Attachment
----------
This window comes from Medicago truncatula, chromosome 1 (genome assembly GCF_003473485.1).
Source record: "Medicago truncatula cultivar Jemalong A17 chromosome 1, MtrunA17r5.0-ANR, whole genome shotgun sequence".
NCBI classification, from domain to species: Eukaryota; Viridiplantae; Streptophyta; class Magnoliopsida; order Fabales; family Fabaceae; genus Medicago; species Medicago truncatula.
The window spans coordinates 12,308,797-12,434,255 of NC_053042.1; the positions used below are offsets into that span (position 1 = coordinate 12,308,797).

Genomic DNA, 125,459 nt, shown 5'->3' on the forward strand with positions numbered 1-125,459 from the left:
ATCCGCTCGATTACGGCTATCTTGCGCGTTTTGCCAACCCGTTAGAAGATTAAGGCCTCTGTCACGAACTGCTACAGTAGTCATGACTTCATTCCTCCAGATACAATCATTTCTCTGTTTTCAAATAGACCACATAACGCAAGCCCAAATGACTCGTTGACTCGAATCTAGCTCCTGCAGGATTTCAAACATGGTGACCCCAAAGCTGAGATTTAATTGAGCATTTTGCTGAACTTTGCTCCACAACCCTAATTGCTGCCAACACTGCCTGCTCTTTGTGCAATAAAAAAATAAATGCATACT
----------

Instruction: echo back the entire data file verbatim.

This window comes from Medicago truncatula, chromosome 1 (genome assembly GCF_003473485.1).
Source record: "Medicago truncatula cultivar Jemalong A17 chromosome 1, MtrunA17r5.0-ANR, whole genome shotgun sequence".
NCBI classification, from domain to species: Eukaryota; Viridiplantae; Streptophyta; class Magnoliopsida; order Fabales; family Fabaceae; genus Medicago; species Medicago truncatula.
The window spans coordinates 12,308,797-12,434,255 of NC_053042.1; the positions used below are offsets into that span (position 1 = coordinate 12,308,797).

Genomic DNA, 125,459 nt, shown 5'->3' on the forward strand with positions numbered 1-125,459 from the left:
ATCCGCTCGATTACGGCTATCTTGCGCGTTTTGCCAACCCGTTAGAAGATTAAGGCCTCTGTCACGAACTGCTACAGTAGTCATGACTTCATTCCTCCAGATACAATCATTTCTCTGTTTTCAAATAGACCACATAACGCAAGCCCAAATGACTCGTTGACTCGAATCTAGCTCCTGCAGGATTTCAAACATGGTGACCCCAAAGCTGAGATTTAATTGAGCATTTTGCTGAACTTTGCTCCACAACCCTAATTGCTGCCAACACTGCCTGCTCTTTGTGCAATAAAAAAATAAATGCATACT